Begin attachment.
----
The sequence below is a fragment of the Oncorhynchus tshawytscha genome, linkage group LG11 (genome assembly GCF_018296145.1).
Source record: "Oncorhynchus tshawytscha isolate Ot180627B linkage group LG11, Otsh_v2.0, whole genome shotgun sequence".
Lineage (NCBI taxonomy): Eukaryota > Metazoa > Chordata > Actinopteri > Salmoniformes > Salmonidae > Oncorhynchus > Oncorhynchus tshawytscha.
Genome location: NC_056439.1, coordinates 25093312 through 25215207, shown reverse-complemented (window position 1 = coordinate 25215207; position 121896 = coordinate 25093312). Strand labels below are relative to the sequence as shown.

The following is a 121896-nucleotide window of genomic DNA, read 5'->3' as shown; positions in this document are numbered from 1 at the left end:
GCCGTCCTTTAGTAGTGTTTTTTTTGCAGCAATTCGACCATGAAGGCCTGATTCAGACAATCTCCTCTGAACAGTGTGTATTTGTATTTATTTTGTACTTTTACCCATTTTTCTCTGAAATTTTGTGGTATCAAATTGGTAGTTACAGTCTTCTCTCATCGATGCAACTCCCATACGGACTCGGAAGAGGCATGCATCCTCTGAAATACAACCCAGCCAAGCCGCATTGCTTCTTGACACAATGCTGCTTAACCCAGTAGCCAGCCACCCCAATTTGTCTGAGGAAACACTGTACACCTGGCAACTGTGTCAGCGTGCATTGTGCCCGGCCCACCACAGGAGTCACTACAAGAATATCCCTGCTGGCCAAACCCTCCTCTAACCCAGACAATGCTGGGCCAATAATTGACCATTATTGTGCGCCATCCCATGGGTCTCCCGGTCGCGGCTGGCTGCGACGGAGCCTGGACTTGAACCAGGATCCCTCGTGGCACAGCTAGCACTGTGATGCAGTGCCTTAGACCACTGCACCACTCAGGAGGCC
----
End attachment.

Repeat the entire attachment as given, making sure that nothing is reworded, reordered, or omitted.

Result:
The sequence below is a fragment of the Oncorhynchus tshawytscha genome, linkage group LG11 (genome assembly GCF_018296145.1).
Source record: "Oncorhynchus tshawytscha isolate Ot180627B linkage group LG11, Otsh_v2.0, whole genome shotgun sequence".
Lineage (NCBI taxonomy): Eukaryota > Metazoa > Chordata > Actinopteri > Salmoniformes > Salmonidae > Oncorhynchus > Oncorhynchus tshawytscha.
Genome location: NC_056439.1, coordinates 25093312 through 25215207, shown reverse-complemented (window position 1 = coordinate 25215207; position 121896 = coordinate 25093312). Strand labels below are relative to the sequence as shown.

The following is a 121896-nucleotide window of genomic DNA, read 5'->3' as shown; positions in this document are numbered from 1 at the left end:
GCCGTCCTTTAGTAGTGTTTTTTTTGCAGCAATTCGACCATGAAGGCCTGATTCAGACAATCTCCTCTGAACAGTGTGTATTTGTATTTATTTTGTACTTTTACCCATTTTTCTCTGAAATTTTGTGGTATCAAATTGGTAGTTACAGTCTTCTCTCATCGATGCAACTCCCATACGGACTCGGAAGAGGCATGCATCCTCTGAAATACAACCCAGCCAAGCCGCATTGCTTCTTGACACAATGCTGCTTAACCCAGTAGCCAGCCACCCCAATTTGTCTGAGGAAACACTGTACACCTGGCAACTGTGTCAGCGTGCATTGTGCCCGGCCCACCACAGGAGTCACTACAAGAATATCCCTGCTGGCCAAACCCTCCTCTAACCCAGACAATGCTGGGCCAATAATTGACCATTATTGTGCGCCATCCCATGGGTCTCCCGGTCGCGGCTGGCTGCGACGGAGCCTGGACTTGAACCAGGATCCCTCGTGGCACAGCTAGCACTGTGATGCAGTGCCTTAGACCACTGCACCACTCAGGAGGCC